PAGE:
This amusement park was always one of the most exciting adventures for the girls! It’s expensive so a good idea to plan for a longer outing.  We usually take snacks and lunches to avoid also paying for food.  It’s a good idea to pack for all weather possibilities and prepare to spend at least an hour in line for the log ride (my girls’ favourite) on a hot day.

Our favourite day trips

Troll Falls and Big Hill Springs are two great day trips we enjoy regularly.  With easy and scenic hikes that are less than an hour from Calgary these are accessible for all members of the family.  Click on the links for directions and more information.

Two activities we want to try

The Plunge (Slip and Slide) and Skyline Luge at Canada Olympic Park are two activities that we look forward to experiencing.  Click on the links for more information.

I was told by many wise parents to be present and enjoy these times with my kids and that the time flies by. It’s true!  I am so grateful for the memories and look forward to the few years we still have before they are off on their own adventures.


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The Habit of Happiness

By Jordan Britton, Wood’s Homes Youth & Family Counsellor

Happiness seems to be the thing everyone looks to chase, one way or another. Catching it, however, is impossible due to the emotion naturally washing in and out of our lives, similar to the ocean’s tide and its cycles. Like the ocean, controlling this emotion is met with the same futility. Understanding what control we have, and don’t have, over our emotions is crucial in our own self well-being. With this in mind, it’s important to understand that there are ways in which to manipulate more positivity into your life, by which happiness is a pleasant by-product.

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Nature is nurture: How I get my kids to unplug from technology and plug into nature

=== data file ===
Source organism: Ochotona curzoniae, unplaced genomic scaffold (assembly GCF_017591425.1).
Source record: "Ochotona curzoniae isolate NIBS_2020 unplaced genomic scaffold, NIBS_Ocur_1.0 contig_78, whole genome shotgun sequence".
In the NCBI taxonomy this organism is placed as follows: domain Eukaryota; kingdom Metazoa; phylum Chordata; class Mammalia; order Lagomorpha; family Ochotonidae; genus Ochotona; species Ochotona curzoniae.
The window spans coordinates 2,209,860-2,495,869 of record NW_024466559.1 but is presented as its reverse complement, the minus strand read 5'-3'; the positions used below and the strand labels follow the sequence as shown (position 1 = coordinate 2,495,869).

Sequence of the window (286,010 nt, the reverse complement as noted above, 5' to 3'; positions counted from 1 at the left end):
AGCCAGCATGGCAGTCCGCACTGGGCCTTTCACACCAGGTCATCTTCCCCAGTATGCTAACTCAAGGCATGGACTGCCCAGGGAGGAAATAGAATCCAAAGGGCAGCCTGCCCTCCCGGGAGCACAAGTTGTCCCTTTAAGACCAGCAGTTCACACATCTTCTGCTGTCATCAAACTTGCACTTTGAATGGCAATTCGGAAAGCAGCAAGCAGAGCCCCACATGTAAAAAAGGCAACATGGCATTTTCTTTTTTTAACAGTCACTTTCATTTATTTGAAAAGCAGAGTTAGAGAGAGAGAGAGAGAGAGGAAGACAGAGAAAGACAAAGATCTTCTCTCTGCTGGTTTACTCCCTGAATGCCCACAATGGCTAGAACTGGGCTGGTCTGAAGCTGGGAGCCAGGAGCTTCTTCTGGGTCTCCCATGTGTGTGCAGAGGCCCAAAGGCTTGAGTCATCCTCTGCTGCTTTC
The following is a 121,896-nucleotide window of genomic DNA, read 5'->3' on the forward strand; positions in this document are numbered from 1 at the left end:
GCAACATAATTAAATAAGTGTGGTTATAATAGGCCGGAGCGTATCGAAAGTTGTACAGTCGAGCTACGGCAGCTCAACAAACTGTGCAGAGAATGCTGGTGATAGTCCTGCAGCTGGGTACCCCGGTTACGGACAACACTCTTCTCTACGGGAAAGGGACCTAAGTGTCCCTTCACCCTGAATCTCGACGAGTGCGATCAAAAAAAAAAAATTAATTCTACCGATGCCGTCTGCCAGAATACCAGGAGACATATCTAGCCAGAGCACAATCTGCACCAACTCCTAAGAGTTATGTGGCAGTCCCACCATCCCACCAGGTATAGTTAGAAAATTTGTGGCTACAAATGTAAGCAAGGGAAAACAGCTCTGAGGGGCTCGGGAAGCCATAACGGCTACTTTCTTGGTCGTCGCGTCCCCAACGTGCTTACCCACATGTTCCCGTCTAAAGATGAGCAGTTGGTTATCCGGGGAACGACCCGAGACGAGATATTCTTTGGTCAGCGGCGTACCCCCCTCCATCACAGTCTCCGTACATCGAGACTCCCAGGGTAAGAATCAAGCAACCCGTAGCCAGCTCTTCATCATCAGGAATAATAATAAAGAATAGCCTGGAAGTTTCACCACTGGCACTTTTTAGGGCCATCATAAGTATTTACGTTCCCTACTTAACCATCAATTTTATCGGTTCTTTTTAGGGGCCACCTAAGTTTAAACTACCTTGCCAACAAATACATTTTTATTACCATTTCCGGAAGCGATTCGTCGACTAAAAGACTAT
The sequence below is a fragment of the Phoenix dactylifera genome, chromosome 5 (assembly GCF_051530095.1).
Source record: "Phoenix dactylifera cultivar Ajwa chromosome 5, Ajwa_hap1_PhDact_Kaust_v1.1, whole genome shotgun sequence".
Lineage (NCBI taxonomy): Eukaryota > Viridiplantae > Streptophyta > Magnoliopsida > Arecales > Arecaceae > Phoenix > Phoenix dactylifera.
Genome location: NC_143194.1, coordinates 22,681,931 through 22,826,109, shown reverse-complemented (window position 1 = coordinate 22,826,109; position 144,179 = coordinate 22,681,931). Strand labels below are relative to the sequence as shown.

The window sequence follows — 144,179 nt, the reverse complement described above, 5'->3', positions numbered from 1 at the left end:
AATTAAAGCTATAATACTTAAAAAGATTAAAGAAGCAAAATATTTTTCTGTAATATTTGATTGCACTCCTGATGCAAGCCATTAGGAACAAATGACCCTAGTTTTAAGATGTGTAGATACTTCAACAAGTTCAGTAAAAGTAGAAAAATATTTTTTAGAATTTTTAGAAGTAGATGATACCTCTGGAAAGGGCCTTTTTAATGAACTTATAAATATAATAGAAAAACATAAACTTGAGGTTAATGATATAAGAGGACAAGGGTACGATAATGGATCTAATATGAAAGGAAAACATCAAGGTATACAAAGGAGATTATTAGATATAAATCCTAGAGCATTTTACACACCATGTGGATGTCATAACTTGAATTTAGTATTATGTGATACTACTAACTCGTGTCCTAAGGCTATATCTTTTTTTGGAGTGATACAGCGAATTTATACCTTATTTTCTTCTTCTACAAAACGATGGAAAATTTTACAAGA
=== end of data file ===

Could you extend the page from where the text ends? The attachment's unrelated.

Wood’s Homes’ property on the north side of the lagoon in Bowness

By Lara Shannon, Wood’s Homes Community Engagement Co-ordinator

There is so much research that shows the mental health benefits of spending time in nature, but how do we get our kids out of the house and away from their devices? With my girls, who are 13 and 15, it is clear how beneficial it is for them to spend quality time in the outdoors every week.

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’13 Reasons Why’: If your kids are watching it, parents should watch too

By Dr. Angelique Jenney
Wood’s Homes Research Chair in Children’s Mental Health

‘13 Reasons Why’ is a series about suicide that is available for viewing on Netflix. The story is based on the 2007 novel ‘Thirteen Reasons Why’, written by Jay Asher. It is about a female high school student who kills herself because of several problems with other students at her school.  She leaves behind cassette tapes for a friend that she recorded before committing suicide.  And there are 13 reasons why she did.

This show would be very difficult to watch if you have experienced any similar hurting  in your life as it could trigger memories or other difficult feelings.

One of the things we know is that parents are often just a few moments behind their trend-savvy kids – and when you mention this show you are likely going to find out they’ve already watched it through to the end. If that’s the case, ask if they would introduce you to it; perhaps they would be willing to introduce you to the first and last episodes.  If they feel strongly about a particular episode in between they might also choose to share it with you – and that in itself could be telling. The most graphically disturbing episodes come with a viewer warning which should prompt a parent to gently state:

Hmmm, do you think we are ready to see this part? We can skip it entirely or stop it if it gets too upsetting.”

Children under 14 years should probably not view those episodes at all.

If nothing else, watch the 30-minute Netflix addition called ‘13 Reasons Why: Beyond the Reasons’– which has the creators, the novelist and the show’s characters talking about what they hoped viewers would take away from this show. It provides an excellent opportunity to educate yourself and have a great conversation with your kids about all of the timely and important topics introduced.

Here are 13 reasons why parents or caregivers should watch (and tips for discussion starters):